When the company went through a reorganization, Howard’s options were few because of his limited experience outside of procurement. There was no position within procurement to progress to, and it was too risky to move him to other functions as a senior executive. He was stuck!
What can we learn from Howard’s experience? To be a successful global leader, you can never stop learning. Always challenge yourself and be willing to step outside your comfort zone.
This also happened to another client. Ben is the China president of a global semiconductor company. Born and raised in China and educated in the United States, he has a strong engineering background. His 360-degree feedback showed that he is highly analytical, detail-oriented, and very hands-on. These traits served Ben well in his previous position. However, after he was promoted to president, his core strengths became a serious liability.
For example, when important decisions needed to be made, he tended to dive into technical details, and spent days, even weeks collecting and analyzing data and weighing all the alternatives. His meetings often turned into long, analytical discussions with no decisions at the end. He was hands-on about the day-to-day technical problem solving, and had a hard time letting go. His staff was left frustrated and confused. He became a true bottleneck.
When working with senior leaders at the U.S. corporate office—which valued big-picture thinking in its leaders—he gave detailed reports on the execution plan, not a long-term, strategic vision. He was surprised by the feedback: “Ben is too analytical and hands-on at this position. This may have made him successful in the past, but it’s now his biggest blind spot.”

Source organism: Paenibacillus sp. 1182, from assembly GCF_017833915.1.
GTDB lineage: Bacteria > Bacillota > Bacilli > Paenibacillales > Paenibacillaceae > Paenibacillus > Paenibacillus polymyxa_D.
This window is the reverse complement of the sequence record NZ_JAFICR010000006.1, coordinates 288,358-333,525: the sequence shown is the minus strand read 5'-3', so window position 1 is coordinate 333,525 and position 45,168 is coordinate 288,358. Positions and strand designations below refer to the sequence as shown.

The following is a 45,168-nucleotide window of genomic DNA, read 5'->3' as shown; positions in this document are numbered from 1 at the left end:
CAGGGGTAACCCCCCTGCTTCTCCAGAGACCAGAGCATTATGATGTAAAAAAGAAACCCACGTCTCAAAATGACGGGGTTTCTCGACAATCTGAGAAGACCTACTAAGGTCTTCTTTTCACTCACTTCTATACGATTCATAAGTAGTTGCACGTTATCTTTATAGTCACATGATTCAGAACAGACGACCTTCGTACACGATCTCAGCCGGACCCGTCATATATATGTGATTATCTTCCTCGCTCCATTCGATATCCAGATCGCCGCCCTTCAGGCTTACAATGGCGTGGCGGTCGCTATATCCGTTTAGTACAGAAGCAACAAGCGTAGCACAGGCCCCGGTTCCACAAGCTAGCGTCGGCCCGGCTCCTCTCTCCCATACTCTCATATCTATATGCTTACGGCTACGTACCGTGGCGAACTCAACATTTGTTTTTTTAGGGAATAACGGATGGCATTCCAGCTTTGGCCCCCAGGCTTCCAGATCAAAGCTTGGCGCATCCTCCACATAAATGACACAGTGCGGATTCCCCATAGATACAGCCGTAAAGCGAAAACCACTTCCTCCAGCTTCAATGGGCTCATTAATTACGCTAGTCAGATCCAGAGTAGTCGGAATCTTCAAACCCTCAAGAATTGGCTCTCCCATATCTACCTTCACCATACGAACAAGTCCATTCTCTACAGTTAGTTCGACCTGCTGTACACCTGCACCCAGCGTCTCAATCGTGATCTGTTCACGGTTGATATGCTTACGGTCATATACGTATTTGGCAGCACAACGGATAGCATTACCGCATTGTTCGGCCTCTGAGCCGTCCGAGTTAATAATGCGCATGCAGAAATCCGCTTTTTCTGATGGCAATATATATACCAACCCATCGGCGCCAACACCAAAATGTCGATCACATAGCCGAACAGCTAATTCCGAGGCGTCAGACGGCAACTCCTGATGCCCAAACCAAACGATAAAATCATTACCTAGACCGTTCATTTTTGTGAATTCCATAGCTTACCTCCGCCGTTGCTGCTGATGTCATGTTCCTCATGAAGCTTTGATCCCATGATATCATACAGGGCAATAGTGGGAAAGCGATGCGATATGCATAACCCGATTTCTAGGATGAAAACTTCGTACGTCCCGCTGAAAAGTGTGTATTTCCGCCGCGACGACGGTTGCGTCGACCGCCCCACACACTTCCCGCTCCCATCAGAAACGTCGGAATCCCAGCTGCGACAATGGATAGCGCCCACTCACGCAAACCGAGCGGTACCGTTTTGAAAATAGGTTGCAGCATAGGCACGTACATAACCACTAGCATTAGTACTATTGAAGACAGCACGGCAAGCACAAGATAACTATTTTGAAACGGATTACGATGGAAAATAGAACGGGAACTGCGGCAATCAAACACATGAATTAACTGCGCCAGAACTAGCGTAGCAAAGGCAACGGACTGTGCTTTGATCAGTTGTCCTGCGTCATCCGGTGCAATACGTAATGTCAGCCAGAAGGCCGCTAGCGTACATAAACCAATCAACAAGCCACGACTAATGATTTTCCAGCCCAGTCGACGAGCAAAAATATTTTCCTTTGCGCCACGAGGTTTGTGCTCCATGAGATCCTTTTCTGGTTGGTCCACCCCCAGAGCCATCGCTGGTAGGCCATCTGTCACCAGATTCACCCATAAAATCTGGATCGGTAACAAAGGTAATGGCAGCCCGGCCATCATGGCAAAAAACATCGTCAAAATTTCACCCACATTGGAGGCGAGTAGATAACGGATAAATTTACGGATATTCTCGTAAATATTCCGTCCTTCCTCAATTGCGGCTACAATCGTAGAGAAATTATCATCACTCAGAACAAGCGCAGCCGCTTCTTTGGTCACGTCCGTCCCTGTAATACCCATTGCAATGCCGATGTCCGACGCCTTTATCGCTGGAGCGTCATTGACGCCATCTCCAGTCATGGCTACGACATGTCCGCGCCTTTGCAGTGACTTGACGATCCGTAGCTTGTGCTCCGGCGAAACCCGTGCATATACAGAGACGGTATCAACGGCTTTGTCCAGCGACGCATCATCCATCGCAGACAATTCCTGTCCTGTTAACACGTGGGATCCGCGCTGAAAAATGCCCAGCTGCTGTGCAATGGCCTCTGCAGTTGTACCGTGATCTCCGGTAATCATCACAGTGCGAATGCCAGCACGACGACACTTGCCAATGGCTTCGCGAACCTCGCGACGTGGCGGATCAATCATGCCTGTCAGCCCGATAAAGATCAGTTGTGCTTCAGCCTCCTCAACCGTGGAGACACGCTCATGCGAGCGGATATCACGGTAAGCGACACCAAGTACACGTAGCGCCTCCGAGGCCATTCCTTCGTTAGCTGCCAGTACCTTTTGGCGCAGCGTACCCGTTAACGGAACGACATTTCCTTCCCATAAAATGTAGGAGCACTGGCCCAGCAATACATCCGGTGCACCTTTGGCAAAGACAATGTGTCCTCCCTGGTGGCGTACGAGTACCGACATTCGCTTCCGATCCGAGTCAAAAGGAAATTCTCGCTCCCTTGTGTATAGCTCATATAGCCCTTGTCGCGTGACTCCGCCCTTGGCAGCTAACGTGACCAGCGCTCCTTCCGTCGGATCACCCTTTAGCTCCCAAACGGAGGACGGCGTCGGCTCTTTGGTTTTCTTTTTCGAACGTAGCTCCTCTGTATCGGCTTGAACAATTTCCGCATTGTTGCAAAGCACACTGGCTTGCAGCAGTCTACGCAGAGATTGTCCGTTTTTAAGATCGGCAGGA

Use Your Strengths Wisely
I often talk about the importance of being culturally agile when working in a global environment, and this rule is even more applicable to personal development. A strength is only a strength if it is acknowledged and appreciated by those around you! Global leaders need to strike a delicate balance between showcasing their own abilities and carefully reading the culture of the room.
Although the effect is often most acutely felt when working with people from different countries, being aware of the impact of cultural differences isn’t always about the challenges of working across continents. Sometimes you can find a culture gap much closer to home. Here’s a very different—and very personal—story that changed how I saw my own strengths and actually helped shape my entire career.
When I started out as a leadership coach, I spoke with my mentor, Marshall Goldsmith, about my sense that I simply didn’t fit into the world of leadership development. All the other consultants were white, male, and quite a bit older. I was a fish out of water and I found myself on the verge of trying out alternative career paths.